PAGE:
I really enjoy Lowry’s writing technique. The short sentences she uses to describe actions, straight to the point, zero fluff. The way her narration includes Jonas’ train of thought. I’d highly recommend this book to anyone, especially for a nice summer read. It is brilliantly written, as well as insightful.

Commonplace Entry #8

Because I don’t live in either my past or my future. I’m interested only in the present. If you can concentrate always on the present, you’ll be a happy man. You’ll see that there is life in the desert, that there are stars in the heavens, and that tribesmen fight because they are part of the human race. Life will be a party for you, a grand festival, because life is the moment we’re living right now.

 – Paulo Coelho, from The Alchemist

This reminds me of John Green’s message in The Fault in Our Stars (refer to commonplace entry 3): “be here now,” except that Coelho says it so much better. I know it seems that I am trying to attack Green, and for a lot of you, that is simply unacceptable, but I’m not. Every sentence that Coehlo writes is relevant to the point he is trying to make, where as Green beats around the bush a whole lot, which tends to bore me. Coehlo keeps his readers focused on what matters.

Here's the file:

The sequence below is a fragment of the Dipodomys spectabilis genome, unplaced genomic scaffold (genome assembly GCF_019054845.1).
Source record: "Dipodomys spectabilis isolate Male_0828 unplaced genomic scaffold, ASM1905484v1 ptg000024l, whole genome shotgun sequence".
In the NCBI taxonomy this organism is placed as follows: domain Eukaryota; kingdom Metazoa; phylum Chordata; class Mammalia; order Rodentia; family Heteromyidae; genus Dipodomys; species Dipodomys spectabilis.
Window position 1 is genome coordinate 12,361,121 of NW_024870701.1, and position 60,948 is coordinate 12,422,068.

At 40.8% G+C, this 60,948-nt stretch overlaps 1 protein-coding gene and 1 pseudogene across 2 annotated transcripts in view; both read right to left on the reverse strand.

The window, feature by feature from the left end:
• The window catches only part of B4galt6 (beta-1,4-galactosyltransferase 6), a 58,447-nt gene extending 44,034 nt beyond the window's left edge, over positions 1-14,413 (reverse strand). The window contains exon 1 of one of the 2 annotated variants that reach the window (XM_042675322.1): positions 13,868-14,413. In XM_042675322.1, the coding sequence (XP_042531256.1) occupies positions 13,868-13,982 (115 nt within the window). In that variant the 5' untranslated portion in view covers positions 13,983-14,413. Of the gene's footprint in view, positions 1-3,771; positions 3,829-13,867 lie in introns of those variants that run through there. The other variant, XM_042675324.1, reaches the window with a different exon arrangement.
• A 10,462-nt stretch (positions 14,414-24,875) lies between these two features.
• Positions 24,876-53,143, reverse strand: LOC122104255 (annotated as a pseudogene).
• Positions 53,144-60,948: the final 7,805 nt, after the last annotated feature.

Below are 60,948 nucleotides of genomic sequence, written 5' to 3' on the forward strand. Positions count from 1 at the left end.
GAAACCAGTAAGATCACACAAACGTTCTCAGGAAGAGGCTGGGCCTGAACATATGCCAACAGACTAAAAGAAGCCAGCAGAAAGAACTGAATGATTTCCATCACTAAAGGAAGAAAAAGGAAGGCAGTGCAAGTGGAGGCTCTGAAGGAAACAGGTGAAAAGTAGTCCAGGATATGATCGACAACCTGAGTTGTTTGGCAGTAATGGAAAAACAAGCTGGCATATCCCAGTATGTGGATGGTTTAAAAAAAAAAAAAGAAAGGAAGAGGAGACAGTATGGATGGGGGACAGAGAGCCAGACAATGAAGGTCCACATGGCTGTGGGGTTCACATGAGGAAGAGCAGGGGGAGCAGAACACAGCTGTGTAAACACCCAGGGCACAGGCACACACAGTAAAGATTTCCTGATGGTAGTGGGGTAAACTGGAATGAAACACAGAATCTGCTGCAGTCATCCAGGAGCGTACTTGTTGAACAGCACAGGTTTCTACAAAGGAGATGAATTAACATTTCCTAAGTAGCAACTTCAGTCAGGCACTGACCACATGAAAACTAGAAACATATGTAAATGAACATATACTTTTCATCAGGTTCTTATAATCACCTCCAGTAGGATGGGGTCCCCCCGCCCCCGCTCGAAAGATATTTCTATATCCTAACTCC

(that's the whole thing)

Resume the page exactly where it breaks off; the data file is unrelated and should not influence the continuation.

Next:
Commonplace Entry #7

Amid the gray, an incongruous band of daytime blue asserts itself. To the west, a pink sun already begins its descent. The effect is of three isolated aspects, distinct phases of the day. All of it, strewn across the horizon, is contained in his vision.

– Jhumpa Lahiri, from The Lowland

In this passage, Lahiri describes a sunset like never before. She personifies the color blue, which I thought was brilliant and beautiful. I love that she separates the three colors: gray, blue, and pink and distinguishes them as three separate phases of the day. Somehow they all come together to create a perfect sunset.

Commonplace Entry #6

since feeling is first
who pays any attention
to the syntax of things
will never wholly kiss you;
wholly to be a fool
while Spring is in the world
my blood approves,
and kisses are a better fate
than wisdom
lady i swear by all flowers. Don’t cry
—the best gesture of my brain is less than
your eyelids’ flutter which says
we are for each other: then
laugh, leaning back in my arms
for life’s not a paragraph
And death i think is no parenthesis